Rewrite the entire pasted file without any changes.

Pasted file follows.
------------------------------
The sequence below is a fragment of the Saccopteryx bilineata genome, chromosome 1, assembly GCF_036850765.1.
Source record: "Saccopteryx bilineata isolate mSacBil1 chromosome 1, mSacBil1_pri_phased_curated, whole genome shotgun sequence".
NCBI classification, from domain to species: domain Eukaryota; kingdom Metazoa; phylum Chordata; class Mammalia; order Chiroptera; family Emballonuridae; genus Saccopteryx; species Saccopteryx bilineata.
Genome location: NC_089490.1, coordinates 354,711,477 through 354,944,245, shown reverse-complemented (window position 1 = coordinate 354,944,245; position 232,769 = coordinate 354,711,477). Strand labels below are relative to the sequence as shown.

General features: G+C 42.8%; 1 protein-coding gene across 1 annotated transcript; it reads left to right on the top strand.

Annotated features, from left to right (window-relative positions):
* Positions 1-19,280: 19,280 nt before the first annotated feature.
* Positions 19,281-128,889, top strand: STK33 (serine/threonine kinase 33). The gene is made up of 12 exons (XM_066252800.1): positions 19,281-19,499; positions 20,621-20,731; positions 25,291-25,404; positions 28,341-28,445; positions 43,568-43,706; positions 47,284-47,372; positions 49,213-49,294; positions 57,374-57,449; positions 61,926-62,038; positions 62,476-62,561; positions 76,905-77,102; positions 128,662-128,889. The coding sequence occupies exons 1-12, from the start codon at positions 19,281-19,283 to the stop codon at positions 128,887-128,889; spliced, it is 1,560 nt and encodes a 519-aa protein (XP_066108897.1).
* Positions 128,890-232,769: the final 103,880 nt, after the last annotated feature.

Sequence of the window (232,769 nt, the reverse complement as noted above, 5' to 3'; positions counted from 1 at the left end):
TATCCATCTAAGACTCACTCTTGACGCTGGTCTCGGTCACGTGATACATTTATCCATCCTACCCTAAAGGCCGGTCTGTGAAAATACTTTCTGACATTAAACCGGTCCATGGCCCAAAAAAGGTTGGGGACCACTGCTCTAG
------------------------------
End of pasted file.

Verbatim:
The sequence below is a fragment of the Saccopteryx bilineata genome, chromosome 1, assembly GCF_036850765.1.
Source record: "Saccopteryx bilineata isolate mSacBil1 chromosome 1, mSacBil1_pri_phased_curated, whole genome shotgun sequence".
NCBI classification, from domain to species: domain Eukaryota; kingdom Metazoa; phylum Chordata; class Mammalia; order Chiroptera; family Emballonuridae; genus Saccopteryx; species Saccopteryx bilineata.
Genome location: NC_089490.1, coordinates 354,711,477 through 354,944,245, shown reverse-complemented (window position 1 = coordinate 354,944,245; position 232,769 = coordinate 354,711,477). Strand labels below are relative to the sequence as shown.

General features: G+C 42.8%; 1 protein-coding gene across 1 annotated transcript; it reads left to right on the top strand.

Annotated features, from left to right (window-relative positions):
* Positions 1-19,280: 19,280 nt before the first annotated feature.
* Positions 19,281-128,889, top strand: STK33 (serine/threonine kinase 33). The gene is made up of 12 exons (XM_066252800.1): positions 19,281-19,499; positions 20,621-20,731; positions 25,291-25,404; positions 28,341-28,445; positions 43,568-43,706; positions 47,284-47,372; positions 49,213-49,294; positions 57,374-57,449; positions 61,926-62,038; positions 62,476-62,561; positions 76,905-77,102; positions 128,662-128,889. The coding sequence occupies exons 1-12, from the start codon at positions 19,281-19,283 to the stop codon at positions 128,887-128,889; spliced, it is 1,560 nt and encodes a 519-aa protein (XP_066108897.1).
* Positions 128,890-232,769: the final 103,880 nt, after the last annotated feature.

Sequence of the window (232,769 nt, the reverse complement as noted above, 5' to 3'; positions counted from 1 at the left end):
TATCCATCTAAGACTCACTCTTGACGCTGGTCTCGGTCACGTGATACATTTATCCATCCTACCCTAAAGGCCGGTCTGTGAAAATACTTTCTGACATTAAACCGGTCCATGGCCCAAAAAAGGTTGGGGACCACTGCTCTAG